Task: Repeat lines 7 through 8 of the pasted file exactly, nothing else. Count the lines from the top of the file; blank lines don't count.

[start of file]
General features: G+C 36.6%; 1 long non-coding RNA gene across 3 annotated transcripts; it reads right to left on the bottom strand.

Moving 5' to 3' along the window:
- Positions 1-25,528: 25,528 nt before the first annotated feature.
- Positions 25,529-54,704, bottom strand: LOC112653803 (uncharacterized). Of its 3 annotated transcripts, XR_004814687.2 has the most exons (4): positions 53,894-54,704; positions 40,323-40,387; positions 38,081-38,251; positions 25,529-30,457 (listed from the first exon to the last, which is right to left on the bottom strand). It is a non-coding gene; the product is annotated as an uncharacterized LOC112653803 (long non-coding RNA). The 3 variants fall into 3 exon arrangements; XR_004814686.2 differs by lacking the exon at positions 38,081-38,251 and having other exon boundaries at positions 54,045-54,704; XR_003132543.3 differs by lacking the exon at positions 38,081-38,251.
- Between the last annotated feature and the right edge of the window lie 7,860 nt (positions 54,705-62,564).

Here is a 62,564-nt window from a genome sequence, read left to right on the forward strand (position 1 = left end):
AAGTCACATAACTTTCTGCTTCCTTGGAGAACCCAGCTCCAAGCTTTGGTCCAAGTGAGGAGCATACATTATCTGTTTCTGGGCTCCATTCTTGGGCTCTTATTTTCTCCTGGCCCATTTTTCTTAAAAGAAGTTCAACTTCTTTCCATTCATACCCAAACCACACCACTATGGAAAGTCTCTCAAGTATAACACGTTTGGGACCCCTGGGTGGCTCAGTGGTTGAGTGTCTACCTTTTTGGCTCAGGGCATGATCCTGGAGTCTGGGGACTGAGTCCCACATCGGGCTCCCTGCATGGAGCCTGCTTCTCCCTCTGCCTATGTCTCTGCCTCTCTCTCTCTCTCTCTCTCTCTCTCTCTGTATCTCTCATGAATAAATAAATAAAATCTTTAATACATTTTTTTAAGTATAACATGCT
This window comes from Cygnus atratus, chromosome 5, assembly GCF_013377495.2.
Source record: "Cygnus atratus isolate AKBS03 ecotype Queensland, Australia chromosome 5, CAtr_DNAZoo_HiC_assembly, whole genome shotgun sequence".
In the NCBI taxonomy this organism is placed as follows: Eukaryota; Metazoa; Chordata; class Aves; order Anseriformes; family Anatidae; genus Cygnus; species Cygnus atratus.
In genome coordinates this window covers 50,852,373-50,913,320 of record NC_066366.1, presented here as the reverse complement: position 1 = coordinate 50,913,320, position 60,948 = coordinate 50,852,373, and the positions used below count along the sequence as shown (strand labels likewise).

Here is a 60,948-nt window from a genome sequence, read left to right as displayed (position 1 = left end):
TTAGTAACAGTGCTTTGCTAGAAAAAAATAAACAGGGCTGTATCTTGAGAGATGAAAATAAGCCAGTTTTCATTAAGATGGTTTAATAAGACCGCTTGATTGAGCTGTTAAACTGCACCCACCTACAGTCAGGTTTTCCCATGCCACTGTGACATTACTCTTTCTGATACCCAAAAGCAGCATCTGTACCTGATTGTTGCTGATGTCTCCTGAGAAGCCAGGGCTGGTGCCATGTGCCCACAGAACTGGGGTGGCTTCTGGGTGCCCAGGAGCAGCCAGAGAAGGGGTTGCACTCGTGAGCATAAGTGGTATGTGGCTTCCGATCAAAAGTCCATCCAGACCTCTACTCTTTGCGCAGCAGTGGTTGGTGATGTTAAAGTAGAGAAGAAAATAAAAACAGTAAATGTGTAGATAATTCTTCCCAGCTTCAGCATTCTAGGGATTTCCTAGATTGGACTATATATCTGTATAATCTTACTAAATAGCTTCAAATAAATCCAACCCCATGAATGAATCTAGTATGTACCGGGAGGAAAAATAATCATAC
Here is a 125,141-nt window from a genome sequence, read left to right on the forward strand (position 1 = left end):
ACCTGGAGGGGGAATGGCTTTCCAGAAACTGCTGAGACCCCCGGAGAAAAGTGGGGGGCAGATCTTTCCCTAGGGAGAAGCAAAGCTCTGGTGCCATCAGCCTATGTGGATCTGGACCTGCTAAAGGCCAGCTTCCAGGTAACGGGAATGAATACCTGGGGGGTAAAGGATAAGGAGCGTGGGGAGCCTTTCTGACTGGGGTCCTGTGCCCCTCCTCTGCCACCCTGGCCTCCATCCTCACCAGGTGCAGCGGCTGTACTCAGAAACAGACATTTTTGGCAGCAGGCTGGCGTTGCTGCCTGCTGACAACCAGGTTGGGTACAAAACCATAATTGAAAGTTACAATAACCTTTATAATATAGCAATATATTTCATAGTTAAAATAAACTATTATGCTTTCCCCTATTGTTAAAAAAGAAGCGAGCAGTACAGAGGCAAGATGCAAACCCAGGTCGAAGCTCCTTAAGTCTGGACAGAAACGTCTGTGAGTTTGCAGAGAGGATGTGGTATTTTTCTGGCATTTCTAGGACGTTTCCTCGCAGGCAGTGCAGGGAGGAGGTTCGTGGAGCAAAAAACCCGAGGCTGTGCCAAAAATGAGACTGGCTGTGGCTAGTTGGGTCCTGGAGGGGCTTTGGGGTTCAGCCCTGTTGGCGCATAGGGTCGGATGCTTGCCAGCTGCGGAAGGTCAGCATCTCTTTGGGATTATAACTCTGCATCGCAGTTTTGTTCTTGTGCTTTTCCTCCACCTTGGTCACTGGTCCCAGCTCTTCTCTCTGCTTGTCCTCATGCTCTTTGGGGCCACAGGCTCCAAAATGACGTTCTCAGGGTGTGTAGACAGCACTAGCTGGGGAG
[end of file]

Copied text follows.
AAGTCACATAACTTTCTGCTTCCTTGGAGAACCCAGCTCCAAGCTTTGGTCCAAGTGAGGAGCATACATTATCTGTTTCTGGGCTCCATTCTTGGGCTCTTATTTTCTCCTGGCCCATTTTTCTTAAAAGAAGTTCAACTTCTTTCCATTCATACCCAAACCACACCACTATGGAAAGTCTCTCAAGTATAACACGTTTGGGACCCCTGGGTGGCTCAGTGGTTGAGTGTCTACCTTTTTGGCTCAGGGCATGATCCTGGAGTCTGGGGACTGAGTCCCACATCGGGCTCCCTGCATGGAGCCTGCTTCTCCCTCTGCCTATGTCTCTGCCTCTCTCTCTCTCTCTCTCTCTCTCTCTCTGTATCTCTCATGAATAAATAAATAAAATCTTTAATACATTTTTTTAAGTATAACATGCT
This window comes from Cygnus atratus, chromosome 5, assembly GCF_013377495.2.